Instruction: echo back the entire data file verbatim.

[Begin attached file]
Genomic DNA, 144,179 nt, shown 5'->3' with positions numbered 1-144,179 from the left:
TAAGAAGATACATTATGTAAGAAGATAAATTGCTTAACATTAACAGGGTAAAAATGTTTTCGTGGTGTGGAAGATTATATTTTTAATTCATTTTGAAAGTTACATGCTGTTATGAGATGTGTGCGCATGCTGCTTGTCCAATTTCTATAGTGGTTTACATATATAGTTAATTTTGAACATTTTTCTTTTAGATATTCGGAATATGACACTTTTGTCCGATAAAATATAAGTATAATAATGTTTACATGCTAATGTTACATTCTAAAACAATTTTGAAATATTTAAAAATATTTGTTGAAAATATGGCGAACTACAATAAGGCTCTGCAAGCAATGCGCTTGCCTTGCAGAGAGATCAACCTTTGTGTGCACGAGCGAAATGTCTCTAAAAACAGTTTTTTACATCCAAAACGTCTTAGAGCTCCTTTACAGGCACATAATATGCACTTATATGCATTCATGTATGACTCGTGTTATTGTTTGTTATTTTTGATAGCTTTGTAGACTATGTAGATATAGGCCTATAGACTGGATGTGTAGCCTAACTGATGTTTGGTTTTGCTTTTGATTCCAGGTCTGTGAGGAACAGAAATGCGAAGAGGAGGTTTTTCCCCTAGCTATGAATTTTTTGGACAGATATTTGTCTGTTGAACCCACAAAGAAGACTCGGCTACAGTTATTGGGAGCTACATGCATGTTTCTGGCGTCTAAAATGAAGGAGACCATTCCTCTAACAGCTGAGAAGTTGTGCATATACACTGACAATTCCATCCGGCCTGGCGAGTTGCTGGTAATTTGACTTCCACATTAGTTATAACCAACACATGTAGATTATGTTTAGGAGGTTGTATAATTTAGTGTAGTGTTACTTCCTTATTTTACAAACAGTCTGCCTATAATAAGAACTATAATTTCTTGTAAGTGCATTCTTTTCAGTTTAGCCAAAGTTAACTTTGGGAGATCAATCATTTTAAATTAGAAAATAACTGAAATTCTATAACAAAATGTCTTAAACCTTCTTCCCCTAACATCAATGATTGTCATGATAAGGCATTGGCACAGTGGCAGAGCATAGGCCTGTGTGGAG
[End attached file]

Genomic DNA, 144,179 nt, shown 5'->3' with positions numbered 1-144,179 from the left:
TAAGAAGATACATTATGTAAGAAGATAAATTGCTTAACATTAACAGGGTAAAAATGTTTTCGTGGTGTGGAAGATTATATTTTTAATTCATTTTGAAAGTTACATGCTGTTATGAGATGTGTGCGCATGCTGCTTGTCCAATTTCTATAGTGGTTTACATATATAGTTAATTTTGAACATTTTTCTTTTAGATATTCGGAATATGACACTTTTGTCCGATAAAATATAAGTATAATAATGTTTACATGCTAATGTTACATTCTAAAACAATTTTGAAATATTTAAAAATATTTGTTGAAAATATGGCGAACTACAATAAGGCTCTGCAAGCAATGCGCTTGCCTTGCAGAGAGATCAACCTTTGTGTGCACGAGCGAAATGTCTCTAAAAACAGTTTTTTACATCCAAAACGTCTTAGAGCTCCTTTACAGGCACATAATATGCACTTATATGCATTCATGTATGACTCGTGTTATTGTTTGTTATTTTTGATAGCTTTGTAGACTATGTAGATATAGGCCTATAGACTGGATGTGTAGCCTAACTGATGTTTGGTTTTGCTTTTGATTCCAGGTCTGTGAGGAACAGAAATGCGAAGAGGAGGTTTTTCCCCTAGCTATGAATTTTTTGGACAGATATTTGTCTGTTGAACCCACAAAGAAGACTCGGCTACAGTTATTGGGAGCTACATGCATGTTTCTGGCGTCTAAAATGAAGGAGACCATTCCTCTAACAGCTGAGAAGTTGTGCATATACACTGACAATTCCATCCGGCCTGGCGAGTTGCTGGTAATTTGACTTCCACATTAGTTATAACCAACACATGTAGATTATGTTTAGGAGGTTGTATAATTTAGTGTAGTGTTACTTCCTTATTTTACAAACAGTCTGCCTATAATAAGAACTATAATTTCTTGTAAGTGCATTCTTTTCAGTTTAGCCAAAGTTAACTTTGGGAGATCAATCATTTTAAATTAGAAAATAACTGAAATTCTATAACAAAATGTCTTAAACCTTCTTCCCCTAACATCAATGATTGTCATGATAAGGCATTGGCACAGTGGCAGAGCATAGGCCTGTGTGGAG